Sex may increase risk of mono virus
NEW YORK — Though mononucleosis is known as the “kissing disease,” sexual intercourse may increase the odds of contracting the virus, a UK study suggests.
The findings, say researchers, could have implications for the vaccines now being tested against Epstein-Barr virus (EBV), the cause of mono.
Their study found that of 510 college students who were initially free of EBV, nearly half became infected with the virus over the next three years, with sexually active students being at greater risk.
Students who said they’d had intercourse during the study were more likely to become infected than those who reported no romantic relationships, as well as those whose relationships were limited to kissing and petting.
The findings suggest that sexual intercourse itself makes EBV transmission more likely, according to the study authors, led by Dr. Dorothy H. Crawford of the University of Edinburgh, who report their findings in the journal Clinical Infectious Diseases.
Most adults worldwide are infected with EBV, which, after first infecting a person, remains dormant in the body for life. Most of the time, the initial infection causes no apparent symptoms, especially when it’s contracted in childhood. In developed countries, however, EBV infection often doesn’t occur until adolescence or young adulthood, when it’s more likely to cause symptomatic illness, mono — a condition marked by fever, fatigue, sore throat and swollen lymph nodes.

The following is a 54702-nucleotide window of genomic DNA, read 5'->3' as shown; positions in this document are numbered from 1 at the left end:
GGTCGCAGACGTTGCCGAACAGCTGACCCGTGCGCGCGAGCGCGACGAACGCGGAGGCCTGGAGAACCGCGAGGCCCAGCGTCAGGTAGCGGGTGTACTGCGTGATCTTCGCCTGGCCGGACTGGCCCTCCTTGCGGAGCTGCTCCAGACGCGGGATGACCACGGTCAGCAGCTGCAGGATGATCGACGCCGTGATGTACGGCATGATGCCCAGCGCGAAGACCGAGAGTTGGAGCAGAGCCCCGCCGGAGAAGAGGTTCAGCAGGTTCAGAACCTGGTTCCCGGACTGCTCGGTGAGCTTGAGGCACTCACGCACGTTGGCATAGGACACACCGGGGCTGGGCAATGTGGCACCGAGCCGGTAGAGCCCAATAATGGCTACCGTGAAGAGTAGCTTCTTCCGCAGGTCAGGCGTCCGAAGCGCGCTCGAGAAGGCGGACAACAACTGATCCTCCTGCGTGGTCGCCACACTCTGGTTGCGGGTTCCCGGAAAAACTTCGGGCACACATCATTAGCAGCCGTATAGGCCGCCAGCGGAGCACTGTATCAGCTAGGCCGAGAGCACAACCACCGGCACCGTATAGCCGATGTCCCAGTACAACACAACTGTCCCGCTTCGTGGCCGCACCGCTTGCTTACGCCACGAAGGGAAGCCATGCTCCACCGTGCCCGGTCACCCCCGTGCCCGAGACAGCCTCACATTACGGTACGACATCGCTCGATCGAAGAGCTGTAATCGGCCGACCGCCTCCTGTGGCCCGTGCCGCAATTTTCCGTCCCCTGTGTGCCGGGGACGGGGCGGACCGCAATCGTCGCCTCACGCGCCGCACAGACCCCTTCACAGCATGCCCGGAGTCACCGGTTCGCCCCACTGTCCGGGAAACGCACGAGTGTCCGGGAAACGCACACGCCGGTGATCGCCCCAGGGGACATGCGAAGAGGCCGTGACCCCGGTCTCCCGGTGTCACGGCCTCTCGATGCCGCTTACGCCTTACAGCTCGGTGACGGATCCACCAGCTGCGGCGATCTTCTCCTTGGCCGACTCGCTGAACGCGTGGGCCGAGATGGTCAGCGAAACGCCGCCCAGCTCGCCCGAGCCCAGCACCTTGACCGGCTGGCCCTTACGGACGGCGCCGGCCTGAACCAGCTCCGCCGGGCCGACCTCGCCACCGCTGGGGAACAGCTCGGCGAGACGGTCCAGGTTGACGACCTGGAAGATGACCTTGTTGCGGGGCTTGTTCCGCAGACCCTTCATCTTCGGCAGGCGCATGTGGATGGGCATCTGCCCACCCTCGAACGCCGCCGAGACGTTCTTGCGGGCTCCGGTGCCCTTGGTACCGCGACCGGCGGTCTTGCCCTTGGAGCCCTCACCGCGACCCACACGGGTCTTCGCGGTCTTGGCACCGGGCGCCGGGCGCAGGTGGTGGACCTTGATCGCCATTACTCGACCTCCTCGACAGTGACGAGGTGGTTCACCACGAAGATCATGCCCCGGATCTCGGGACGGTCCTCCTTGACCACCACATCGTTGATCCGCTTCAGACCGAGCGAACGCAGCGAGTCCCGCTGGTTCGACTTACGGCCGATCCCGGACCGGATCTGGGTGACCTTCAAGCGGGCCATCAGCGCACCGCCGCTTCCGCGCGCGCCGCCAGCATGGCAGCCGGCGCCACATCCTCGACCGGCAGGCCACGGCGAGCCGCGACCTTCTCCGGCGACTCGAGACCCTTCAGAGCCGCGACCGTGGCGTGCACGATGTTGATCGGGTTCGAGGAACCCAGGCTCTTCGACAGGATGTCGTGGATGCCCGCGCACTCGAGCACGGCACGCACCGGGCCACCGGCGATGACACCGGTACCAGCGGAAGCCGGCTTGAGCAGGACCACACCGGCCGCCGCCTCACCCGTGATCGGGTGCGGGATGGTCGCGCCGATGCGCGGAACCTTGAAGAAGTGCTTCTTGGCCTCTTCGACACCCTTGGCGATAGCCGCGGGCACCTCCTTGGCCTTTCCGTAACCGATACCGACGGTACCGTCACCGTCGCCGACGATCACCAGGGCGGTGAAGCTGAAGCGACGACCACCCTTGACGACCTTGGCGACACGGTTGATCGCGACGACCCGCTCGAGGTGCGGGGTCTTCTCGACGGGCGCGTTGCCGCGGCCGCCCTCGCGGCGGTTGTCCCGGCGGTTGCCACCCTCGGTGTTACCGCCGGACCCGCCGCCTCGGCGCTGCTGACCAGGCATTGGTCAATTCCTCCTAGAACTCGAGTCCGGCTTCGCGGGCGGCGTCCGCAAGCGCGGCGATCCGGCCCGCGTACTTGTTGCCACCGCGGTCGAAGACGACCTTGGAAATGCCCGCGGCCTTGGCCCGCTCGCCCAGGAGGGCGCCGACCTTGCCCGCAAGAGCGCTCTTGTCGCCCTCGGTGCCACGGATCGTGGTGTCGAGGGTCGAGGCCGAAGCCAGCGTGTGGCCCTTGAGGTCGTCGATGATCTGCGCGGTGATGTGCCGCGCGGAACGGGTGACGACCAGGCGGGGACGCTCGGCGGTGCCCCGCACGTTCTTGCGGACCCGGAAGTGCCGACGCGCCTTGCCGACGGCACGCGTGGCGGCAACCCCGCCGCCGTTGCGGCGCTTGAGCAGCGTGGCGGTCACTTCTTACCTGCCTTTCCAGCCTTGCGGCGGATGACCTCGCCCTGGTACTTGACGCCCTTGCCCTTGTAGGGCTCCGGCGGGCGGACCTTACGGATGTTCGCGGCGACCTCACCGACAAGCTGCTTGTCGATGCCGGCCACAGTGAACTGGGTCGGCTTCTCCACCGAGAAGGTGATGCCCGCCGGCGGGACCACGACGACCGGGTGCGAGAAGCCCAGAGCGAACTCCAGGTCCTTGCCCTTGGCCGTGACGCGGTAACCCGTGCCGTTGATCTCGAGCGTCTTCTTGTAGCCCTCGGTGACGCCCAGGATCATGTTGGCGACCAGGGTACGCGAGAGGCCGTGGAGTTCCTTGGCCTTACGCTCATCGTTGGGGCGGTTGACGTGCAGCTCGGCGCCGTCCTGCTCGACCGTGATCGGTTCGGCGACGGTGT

According to Crawford’s team, the new findings suggest that sexually active teens and adults may be exposed to a larger dose of EBV through particularly “deep” kissing, or possibly through genital fluids, which can carry the virus.
If a large “viral load” increases the odds of developing mono, the researchers note, then an EBV vaccine may be successful even if it merely decreases the amount of EBV in the body rather than providing complete immunity.
In other words, the researchers conclude, “We suggest that a vaccine that reduces the level of viral infection and/or replication during primary infection could be sufficient to prevent (mononucleosis).”
SOURCE: Clinical Infectious Diseases, August 1, 2006.